The great Basel II debate continues

A fresh vision

The recent OpRisk (ORM) Regulatory Challenges survey conducted by OpRisk & Compliance magazine and Protiviti indicates Global Regulators have received a mixed bag of commentary – clearly achieving some successes as well as having clear areas for improvement. Survey responses were submitted by financial services professionals from more than 30 countries, representing the full spectrum of financial services firms, both in terms of size and business activity. As regulators proceed with the enactment of the Basel II Accord within their jurisdictions, respondents desire greater clarity, communication and continued momentum in implementation.

While historical surveys indicated loss data collection was at the forefront of concerns, this year's respondents are more focused on analytics and assessment. Nearly two-thirds of this year's respondents identified business environment/control analysis as one of their top three areas of focus in 2006 – with one in three citing this as their #1 initiative. Key risk indicators (KRIs) captured nearly 46% of the total vote, while data integrity (40%), scenario analysis (27%) and internal loss data (26%) were also identified by respondents as one of their top three initiatives. Reflecting the continuing maturity of ORM initiatives, external loss data and home-host issues were identified by fewer than 5% of respondents as a primary focus.

These same ORM programs are also the source of regulatory concerns in the coming year, with 60% of the respondents indicating that business environment/control analysis is a critical regulatory focus for their organisation, followed by data integrity & validation (46%), and KRIs (40%). There is a clear call to action requesting regulators to work closely with the industry in better defining these areas – both to benefit operational risk management as well as to ensure compliance.

In general, respondents were neutral to positive across the board on their regulator's approach to Basel II implementation. Regulators generally were awarded higher marks for external communications and industry outreach, but received lower marks for "one-on-one" communication with their bank "clients". Nearly half of the respondents were satisfied with the ability of their regulators to work well with other regulators (46%), with only 1 in 3 respondents satisfied with their regulator's understanding of operational risk and communication with industry bodies. Points of dissatisfaction included supervisory communication regarding Basel implementation plans (29%), and the quality/helpfulness of ORM discussions with regulators (27%).

Home-host arrangements appear more challenging. When asked to rate their satisfaction with these arrangements, more than half the respondents were neutral to dissatisfied with regulatory performance in the handling of home-host arrangements, with the highest dissatisfaction ratings scored for regulatory handling of Pillar II for operational risk (38%). Certain respondents commented on the need for establishing preliminary visits as soon as possible to ensure proper understanding of each institution's framework. Netherlands' De Nederlandsche Bank rated the highest scores from its constituents, with 87% of respondents citing them as very good or excellent in handling operational risk implementation.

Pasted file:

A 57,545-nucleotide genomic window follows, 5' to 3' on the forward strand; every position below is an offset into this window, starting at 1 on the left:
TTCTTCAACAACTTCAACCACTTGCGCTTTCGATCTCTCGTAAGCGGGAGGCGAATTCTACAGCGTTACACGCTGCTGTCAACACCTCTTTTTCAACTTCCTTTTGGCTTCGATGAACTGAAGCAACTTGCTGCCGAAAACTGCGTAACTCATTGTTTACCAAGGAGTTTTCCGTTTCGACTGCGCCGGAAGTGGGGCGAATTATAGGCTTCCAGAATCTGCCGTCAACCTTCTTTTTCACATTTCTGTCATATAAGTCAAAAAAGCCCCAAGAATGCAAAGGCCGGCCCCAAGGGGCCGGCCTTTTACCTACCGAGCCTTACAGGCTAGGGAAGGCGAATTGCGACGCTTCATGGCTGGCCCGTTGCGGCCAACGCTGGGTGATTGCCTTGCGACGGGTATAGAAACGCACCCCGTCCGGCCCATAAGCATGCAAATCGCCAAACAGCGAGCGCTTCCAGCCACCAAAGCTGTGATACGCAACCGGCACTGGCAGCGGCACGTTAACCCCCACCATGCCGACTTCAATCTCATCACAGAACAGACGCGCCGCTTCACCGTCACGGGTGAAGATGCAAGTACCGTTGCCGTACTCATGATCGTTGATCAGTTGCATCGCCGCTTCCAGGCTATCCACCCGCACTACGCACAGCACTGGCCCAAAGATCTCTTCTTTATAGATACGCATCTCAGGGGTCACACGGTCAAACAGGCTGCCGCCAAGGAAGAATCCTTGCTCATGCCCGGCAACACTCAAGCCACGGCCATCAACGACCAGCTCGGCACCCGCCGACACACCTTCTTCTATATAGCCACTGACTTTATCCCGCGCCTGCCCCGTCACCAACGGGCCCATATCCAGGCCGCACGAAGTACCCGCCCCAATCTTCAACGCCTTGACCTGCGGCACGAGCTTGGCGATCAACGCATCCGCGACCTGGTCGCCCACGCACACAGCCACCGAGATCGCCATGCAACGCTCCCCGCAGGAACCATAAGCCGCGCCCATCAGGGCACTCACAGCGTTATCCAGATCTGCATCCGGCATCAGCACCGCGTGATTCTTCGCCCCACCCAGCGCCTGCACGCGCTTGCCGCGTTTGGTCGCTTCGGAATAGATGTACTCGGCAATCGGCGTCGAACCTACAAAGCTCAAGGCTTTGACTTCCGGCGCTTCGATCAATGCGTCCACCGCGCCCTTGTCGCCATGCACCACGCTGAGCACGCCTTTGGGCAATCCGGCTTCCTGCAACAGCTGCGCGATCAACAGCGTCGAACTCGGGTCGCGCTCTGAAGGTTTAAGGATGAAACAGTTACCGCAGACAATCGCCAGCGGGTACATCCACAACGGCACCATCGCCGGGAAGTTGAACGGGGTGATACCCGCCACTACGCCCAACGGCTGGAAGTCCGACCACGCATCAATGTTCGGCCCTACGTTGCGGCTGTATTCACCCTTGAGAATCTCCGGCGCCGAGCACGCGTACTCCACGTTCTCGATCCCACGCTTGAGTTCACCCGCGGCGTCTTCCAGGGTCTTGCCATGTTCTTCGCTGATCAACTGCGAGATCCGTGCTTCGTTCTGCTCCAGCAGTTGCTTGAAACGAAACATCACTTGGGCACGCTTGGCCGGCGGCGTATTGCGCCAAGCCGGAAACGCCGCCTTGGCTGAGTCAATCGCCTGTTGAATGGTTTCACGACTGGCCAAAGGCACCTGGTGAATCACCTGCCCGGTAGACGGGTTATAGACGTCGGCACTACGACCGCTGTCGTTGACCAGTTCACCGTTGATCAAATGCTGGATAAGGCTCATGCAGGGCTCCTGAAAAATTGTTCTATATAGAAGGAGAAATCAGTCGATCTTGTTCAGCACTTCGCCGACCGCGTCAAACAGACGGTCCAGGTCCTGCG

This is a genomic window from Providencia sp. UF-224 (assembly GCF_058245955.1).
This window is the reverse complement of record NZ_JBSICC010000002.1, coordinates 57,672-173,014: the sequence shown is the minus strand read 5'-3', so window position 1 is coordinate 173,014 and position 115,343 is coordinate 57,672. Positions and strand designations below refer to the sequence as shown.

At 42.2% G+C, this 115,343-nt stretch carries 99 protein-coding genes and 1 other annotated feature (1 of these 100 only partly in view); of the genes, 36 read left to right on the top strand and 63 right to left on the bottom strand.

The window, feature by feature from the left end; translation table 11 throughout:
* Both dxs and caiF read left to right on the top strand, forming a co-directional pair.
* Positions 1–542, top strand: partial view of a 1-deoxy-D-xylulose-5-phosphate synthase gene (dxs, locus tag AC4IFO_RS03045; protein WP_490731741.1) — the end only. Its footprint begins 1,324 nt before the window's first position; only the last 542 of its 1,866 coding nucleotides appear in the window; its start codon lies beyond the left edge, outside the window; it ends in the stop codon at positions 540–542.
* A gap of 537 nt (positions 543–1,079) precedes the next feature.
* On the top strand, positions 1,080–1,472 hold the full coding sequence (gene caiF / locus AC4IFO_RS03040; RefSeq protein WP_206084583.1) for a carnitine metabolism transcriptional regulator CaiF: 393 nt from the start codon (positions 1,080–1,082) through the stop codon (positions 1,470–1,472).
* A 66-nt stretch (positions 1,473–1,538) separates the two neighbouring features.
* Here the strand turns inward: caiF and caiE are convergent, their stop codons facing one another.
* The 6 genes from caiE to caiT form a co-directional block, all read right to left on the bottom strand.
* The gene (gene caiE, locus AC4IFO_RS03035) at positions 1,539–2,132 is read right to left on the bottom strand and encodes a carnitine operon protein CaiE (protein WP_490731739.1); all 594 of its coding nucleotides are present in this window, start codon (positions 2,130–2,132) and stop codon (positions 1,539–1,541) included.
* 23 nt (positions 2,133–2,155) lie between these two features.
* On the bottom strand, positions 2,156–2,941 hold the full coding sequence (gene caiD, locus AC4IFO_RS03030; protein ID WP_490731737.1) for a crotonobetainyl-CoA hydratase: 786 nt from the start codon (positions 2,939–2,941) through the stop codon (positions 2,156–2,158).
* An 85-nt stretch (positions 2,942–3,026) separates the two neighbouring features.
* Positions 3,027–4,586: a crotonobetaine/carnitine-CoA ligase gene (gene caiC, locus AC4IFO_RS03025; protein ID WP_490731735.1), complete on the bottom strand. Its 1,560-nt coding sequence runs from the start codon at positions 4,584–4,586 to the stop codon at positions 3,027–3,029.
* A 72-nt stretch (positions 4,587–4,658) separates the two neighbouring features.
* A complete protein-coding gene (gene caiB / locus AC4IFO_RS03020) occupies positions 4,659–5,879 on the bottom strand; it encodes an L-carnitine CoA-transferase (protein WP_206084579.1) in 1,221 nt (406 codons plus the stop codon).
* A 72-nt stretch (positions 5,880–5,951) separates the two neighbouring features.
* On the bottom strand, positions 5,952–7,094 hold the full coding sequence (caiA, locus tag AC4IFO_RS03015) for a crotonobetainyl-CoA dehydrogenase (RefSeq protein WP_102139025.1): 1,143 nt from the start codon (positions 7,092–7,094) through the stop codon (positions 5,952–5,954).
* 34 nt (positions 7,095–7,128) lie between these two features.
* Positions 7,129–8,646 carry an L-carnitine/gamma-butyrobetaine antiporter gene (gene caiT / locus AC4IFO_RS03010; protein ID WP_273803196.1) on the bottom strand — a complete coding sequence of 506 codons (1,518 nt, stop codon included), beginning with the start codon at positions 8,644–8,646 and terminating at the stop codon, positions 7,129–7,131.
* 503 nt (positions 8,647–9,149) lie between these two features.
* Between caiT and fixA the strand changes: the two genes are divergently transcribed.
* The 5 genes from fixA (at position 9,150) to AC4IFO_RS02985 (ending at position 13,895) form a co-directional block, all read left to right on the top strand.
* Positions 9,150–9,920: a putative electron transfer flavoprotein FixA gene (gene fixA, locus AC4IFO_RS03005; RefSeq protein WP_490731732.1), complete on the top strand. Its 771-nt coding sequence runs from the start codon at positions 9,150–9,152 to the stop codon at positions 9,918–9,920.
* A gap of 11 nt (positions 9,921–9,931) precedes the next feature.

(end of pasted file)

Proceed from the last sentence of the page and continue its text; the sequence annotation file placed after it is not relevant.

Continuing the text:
In responding to the recent decisions by the US regulators to further delay implementation of Basel II, respondents were most concerned with potentially increased difficulty and cost for US firms to comply with Basel II requirements, and potential delays in the development of ORM practices given the lack of immediacy in implementation. More than one in three respondents anticipates that the US regulatory decision is expected to result in delays in Basel II adoption in other countries. Several survey participants advised regulators "to get a move on" – noting frustration with repeated delays and lack of clarity on acceptable methodologies among jurisdictions.

When asked about the challenges facing their regulators, many respondents focused on the skills and capabilities of their regulators to implement Basel II. Leading concerns among respondents included education and training of examiners (55%), understanding of the subject matter and industry (46%), and hiring and retaining qualified examiners (44%). Respondents commented on the need for more examiner training as well as greater responsiveness to bank concerns in that regard.

In conclusion

This year's survey on OpRisk Regulatory Challenges offers clear insights into areas of continued improvement in regulatory support. When asked what advice they would give to regulators as they move forward with Basel II implementation, responses strongly encouraged open dialogue, greater clarity around requirements, and continued momentum in developing risk management practices.

Partnership is critical for ORM to strengthen its position as a risk management discipline.

Protiviti (

www.Protiviti.com) is a leading provider of independent business and technology risk consulting and internal audit services. Protiviti helps clients identify, assess and manage operational and technology-related risks encountered in their industries, and assists in the implementation and the processes and controls to enable their continued monitoring. Protiviti, with more than 45 offices in North America, Europe, Asia and Australia, is a wholly owned subsidiary of Robert Half International Inc. (NYSE symbol: RHI). Founded in 1948, Robert Half International is a member of the S&P 500 index.

For more information on the results of this survey, please contact the authors at [email protected]

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